Natural resource for public recreation links communities
ALBANY (Thursday, May 19) – Years of planning by Albany County legislators will come to fruition Monday, when elected officials formally inaugurate a more than three-mile stretch of the Albany County Helderberg Hudson Rail Trail.
Albany County legislators obtained funding and purchased the 9.3-mile railroad corridor from Canadian Pacific Railway in 2009. They have been working with various partners for years to convert the path into a public recreation trail extending from the Port of Albany to the Village of Voorheesville.
Parts of the multi-use trail were completed in 2011 and 2013, but on Monday, County Executive Daniel P. McCoy and others will attend a ceremony to mark the official opening of a newly paved 3.2-mile section of the trail that connects Delmar and South Pearl Street in Albany. Monday’s event will be held at 10:30 a.m. on the rail trail near 309 Delaware Ave., Delmar (press release here).
The finished work on the $5 million project’s most expensive phase means all but a small section of the trail in Slingerlands will be open for bicycling, jogging and hiking this spring and summer, and cross-country skiing when it snows.
“This is a significant milestone that caps years of hard work,” Majority Leader Frank Commisso of the Albany County Legislature said. “I commend all members of the legislature, former member Herbert Reilly Jr., and our private partners for championing a project that the public will love.”
The Albany County Helderberg Hudson Rail Trail takes users through parts of Albany, Bethlehem and New Scotland, along scenic, wooded areas and rail tracks that were abandoned in 2003. It’s a tremendous resource for those looking to relax, exercise or try a non-motorized form of transportation.
County Legislator William Reinhardt, (D-District 33), walked the paved trail for the first time with his wife on Wednesday. They hiked more than six miles – from the Bethlehem Veterans Memorial Park to Albany and back.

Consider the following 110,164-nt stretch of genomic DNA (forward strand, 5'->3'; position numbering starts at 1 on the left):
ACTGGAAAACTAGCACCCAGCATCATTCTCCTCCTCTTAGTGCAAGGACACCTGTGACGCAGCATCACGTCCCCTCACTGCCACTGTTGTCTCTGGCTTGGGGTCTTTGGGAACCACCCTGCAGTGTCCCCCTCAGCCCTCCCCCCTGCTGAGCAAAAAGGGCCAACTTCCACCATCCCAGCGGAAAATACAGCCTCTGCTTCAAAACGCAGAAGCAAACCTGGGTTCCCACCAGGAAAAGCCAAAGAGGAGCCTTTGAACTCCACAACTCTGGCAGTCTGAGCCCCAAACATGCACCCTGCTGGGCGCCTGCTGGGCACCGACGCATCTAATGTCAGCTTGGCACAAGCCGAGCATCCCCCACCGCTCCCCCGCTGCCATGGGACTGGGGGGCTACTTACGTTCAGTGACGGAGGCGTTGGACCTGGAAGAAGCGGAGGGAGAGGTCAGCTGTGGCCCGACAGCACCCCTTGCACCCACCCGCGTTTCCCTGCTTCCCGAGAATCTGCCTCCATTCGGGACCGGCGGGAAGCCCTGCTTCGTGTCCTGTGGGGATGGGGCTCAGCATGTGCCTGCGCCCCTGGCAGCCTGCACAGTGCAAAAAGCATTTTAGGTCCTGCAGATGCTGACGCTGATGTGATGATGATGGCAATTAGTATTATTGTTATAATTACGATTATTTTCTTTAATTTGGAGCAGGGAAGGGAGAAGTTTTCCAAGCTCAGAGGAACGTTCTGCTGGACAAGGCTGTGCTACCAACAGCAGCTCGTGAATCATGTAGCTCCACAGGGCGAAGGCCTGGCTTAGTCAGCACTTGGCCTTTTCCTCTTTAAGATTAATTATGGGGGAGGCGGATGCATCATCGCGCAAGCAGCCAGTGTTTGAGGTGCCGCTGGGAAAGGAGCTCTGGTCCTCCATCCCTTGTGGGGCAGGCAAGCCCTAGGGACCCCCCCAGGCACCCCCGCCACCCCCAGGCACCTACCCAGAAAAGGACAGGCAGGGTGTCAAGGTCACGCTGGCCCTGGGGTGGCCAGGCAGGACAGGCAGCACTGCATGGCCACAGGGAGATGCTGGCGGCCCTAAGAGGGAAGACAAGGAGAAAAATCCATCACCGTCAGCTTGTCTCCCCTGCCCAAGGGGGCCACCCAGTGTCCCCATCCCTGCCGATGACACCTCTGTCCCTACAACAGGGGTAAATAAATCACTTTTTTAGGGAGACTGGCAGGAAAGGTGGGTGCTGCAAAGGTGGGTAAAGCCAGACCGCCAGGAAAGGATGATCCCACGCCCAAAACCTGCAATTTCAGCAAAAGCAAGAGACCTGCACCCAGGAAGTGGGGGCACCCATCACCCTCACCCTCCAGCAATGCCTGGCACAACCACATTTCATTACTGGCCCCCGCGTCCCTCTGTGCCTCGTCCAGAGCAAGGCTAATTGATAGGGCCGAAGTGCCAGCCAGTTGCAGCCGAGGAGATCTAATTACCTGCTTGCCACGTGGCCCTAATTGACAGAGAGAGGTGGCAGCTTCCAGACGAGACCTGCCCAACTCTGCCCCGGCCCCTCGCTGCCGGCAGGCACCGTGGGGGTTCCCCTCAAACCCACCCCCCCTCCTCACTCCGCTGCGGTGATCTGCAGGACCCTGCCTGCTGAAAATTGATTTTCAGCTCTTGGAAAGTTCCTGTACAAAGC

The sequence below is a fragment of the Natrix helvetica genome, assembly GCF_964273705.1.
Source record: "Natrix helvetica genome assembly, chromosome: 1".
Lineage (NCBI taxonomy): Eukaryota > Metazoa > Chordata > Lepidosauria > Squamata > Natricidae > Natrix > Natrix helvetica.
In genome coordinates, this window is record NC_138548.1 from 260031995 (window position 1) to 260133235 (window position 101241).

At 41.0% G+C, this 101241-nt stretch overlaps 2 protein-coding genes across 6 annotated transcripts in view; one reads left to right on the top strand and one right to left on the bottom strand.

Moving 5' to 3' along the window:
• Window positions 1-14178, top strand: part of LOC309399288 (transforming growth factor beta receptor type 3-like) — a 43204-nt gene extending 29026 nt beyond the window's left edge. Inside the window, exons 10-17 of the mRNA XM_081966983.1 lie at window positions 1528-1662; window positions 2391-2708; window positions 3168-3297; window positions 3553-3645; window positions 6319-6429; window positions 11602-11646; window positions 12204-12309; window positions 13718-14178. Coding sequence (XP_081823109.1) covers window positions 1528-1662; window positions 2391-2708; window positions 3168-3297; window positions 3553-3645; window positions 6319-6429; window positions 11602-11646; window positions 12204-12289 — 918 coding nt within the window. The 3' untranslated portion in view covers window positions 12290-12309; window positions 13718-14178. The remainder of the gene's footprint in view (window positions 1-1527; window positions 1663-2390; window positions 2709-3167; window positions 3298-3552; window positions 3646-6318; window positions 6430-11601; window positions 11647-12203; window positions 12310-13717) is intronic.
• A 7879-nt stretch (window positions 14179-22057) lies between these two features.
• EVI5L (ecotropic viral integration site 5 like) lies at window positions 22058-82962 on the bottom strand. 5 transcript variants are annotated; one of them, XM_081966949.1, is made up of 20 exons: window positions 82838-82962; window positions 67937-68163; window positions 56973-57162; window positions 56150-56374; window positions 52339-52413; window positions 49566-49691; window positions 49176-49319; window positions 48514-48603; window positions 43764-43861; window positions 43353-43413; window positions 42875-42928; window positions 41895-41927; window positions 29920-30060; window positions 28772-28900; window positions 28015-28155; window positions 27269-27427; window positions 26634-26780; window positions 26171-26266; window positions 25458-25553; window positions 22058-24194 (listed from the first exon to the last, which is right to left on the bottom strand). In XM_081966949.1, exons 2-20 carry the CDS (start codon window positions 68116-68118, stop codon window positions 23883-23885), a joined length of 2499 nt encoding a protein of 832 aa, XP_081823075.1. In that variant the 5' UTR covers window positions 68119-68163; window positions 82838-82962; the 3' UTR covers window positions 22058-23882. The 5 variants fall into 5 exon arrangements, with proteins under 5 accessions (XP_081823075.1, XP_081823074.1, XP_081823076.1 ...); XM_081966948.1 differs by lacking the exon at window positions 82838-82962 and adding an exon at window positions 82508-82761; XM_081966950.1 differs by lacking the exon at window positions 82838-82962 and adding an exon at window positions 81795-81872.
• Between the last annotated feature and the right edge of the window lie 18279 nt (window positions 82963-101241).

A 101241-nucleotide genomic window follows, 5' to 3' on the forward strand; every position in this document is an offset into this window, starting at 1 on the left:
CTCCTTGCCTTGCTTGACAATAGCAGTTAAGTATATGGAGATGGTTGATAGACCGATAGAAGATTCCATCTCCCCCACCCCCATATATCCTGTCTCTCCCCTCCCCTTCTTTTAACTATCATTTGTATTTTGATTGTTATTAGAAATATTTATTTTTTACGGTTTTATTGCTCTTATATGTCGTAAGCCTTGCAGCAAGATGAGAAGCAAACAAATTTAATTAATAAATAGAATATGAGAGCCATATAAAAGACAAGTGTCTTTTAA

“It was amazing,” said Reinhardt, who represents parts of Bethlehem and New Scotland and succeeded Reilly in the legislature. “I was so impressed with it. You feel like you’re out in the woods. It’s a regional resource and we should try to expand its value to the community and region.”
Albany County bought the nine miles of trail with a $350,000 “railbanking” grant it received through the state Office of Parks, Recreation and Historic Preservation, and a matching donation from Scenic Hudson, a non-profit land conservation organization. The Mohawk Hudson Land Conservancy manages much of the trail, and volunteers with Friends of the Rail Trail guide visitors and keep the path clean.
County legislators lined up federal funding to cover 80 percent of the rail trail project’s cost, and are working to acquire additional grants.
“We worked years to bring this healthy benefit to Albany County, and I’m proud it’s reaching the City of Albany, which I represent,” said Gary Domalewicz, a legislator who is chairman of the county’s Audit and Finance Committee.
Michael Mackey, a legislator representing District 38 in parts of New Scotland and Bethlehem, praised the rail trail as a great example of inter-municipal cooperation. He said communities along the trail and local groups were working to improve it in phases. Paving and other remaining work on the trail is expected to be completed by next year.
“The Village of Voorheesville and the towns of New Scotland and Bethlehem have made significant contributions to the rail trail’s success, and so have the Mohawk Hudson Land Conservancy, the Friends of the Rail Trail and private donors like the Voorheesville Foundation,” Mackey said.
Trail users can access parking at different locations along the trail, including in a lot on South Pearl Street in Albany, at the corner of Adams Street and Hudson Avenue in Delmar, behind Firefighters Park in Slingerlands, and on Voorheesville Avenue in Voorheesville.
See additional photos of the rail trail here.